Is any of it true? Doesn't look like it. Starbucks denies that any "Shanell Rivers" works anywhere in their corporation. Snopes, meanwhile, sourced Rivers's Facebook avatar to an unrelated Instagram profile and traced the initial viral post back to 4chan. So take this, and any other wild rumor about Starbucks you see on the conservative internet, with a grain of salt, and about three pumps of vanilla.

Katy Perry, Meryl Streep, and Chelsea Clinton are cannibals

Yeah, someone actually wrote this for the fake news site Your News Wire, and judging from the comments, some people believe it. I love this story. It reminds me of the stuff they used to publish in Weekly World News . Keep it up, Your News Wire.

An astronaut had a three-inch growth spurt in space

Astronaut Norishige Kanai must have thought the International Space Station had been bombarded by the sort of cosmic radiation that turned Reed Richards into Mister Fantastic, because shortly after his colleague measured him after three weeks in space, he tweeted that he'd grown "like a plant" in microgravity. He'd apparently shot up nine centimeters, which translates to about three and a half inches. That's enough to turn a puny Seth Green (5'4) into a towering Clare Grant (5' 7, and Green's wife).

Shortly afterward, Kanai's colleague pointed out that growing nive centimeters in three weeks didn't pass a smell test (It kinda seems like it would mess your skeleton to grow that fast, doesn't it?). It turned out, Kanai's body had only stretched an additional two centimeters, and he tweeted a retraction.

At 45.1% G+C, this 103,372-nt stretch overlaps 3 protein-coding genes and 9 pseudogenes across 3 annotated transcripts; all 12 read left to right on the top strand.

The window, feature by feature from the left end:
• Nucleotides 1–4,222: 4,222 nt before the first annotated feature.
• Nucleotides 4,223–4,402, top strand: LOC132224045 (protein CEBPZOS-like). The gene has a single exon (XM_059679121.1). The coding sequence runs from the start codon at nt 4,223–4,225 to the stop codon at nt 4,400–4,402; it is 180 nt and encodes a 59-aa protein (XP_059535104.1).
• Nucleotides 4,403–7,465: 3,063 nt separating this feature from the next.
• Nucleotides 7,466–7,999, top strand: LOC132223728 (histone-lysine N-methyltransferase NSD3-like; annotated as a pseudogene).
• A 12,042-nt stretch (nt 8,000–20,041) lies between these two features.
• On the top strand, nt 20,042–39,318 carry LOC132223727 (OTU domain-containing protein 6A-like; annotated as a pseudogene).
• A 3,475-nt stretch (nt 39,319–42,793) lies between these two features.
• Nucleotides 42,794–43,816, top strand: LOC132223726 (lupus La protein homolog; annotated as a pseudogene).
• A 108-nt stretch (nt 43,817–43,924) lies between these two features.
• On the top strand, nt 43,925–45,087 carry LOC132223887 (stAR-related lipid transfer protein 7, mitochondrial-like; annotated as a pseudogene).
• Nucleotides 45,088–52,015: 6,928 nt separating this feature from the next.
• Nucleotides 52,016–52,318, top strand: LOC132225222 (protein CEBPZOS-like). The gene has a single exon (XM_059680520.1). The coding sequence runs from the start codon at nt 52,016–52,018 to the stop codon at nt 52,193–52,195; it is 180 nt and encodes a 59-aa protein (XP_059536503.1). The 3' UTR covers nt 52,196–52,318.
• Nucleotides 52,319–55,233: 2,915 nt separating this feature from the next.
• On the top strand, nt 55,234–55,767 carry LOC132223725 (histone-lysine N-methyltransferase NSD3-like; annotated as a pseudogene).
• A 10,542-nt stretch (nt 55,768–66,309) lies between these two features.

The retraction fascinated me most of all, because in it, Kanai called his prior tweet "fake news," but he wrote it in Japanese, which—if you're interested—is written in katakana script like so: "フェイクニュース," and pronounced "feikunyuusu." Yep, one more dumb American term has officially penetrated Japanese culture.

11 ISIS members were arrested in Dearborn, Michigan

It seems like every one of these columns has a story that can be traced back to the network of fake news sites published by "Busta Troll," also known as Christopher Blair, a guy who has seemingly deluded himself into thinking he is writing "satire," but is actually manufacturing far-right propaganda. This week's entry from Reaganwasright.com carries the byline "Flagg Eagleton," which, as Blair has acknowledged, is either his pen name or the pen name of someone whose crappy writing he publishes.

According to "Eagleton," a town outside Dearborn, Michigan, was raided this week, resulting in the arrests of 11 ISIS members, and the confiscation of dozens of suicide vests. In other words, it's still more horseshit about Dearborn—which has a large Muslim population and is arguably the center of Arab-American culture in the US—being a hotbed of terrorism. Do some scary people live in Dearborn? It's a city of 100,000 people, so yes, there is crime. Are they terrorists? Actually, no, though Dearborn can't claim to be completely free of terror-affiliated radicals. But according to the mosque-sleuthing organization known as Clarion Project (itself an anti-Muslim hate group), neither can Boston and New York City.

The point is, Dearborn is a normal, boring American city, but many people apparently can't stop freaking out about the place because a lot of it's citizens are Muslim. Publishing a fake story about Dearborn having ISIS members in it just to trick conservatives into sharing it on Facebook doesn't somehow own them for their gullibility. It just perpetuates a rumor that needs to die.

Follow Mike Pearl on Twitter.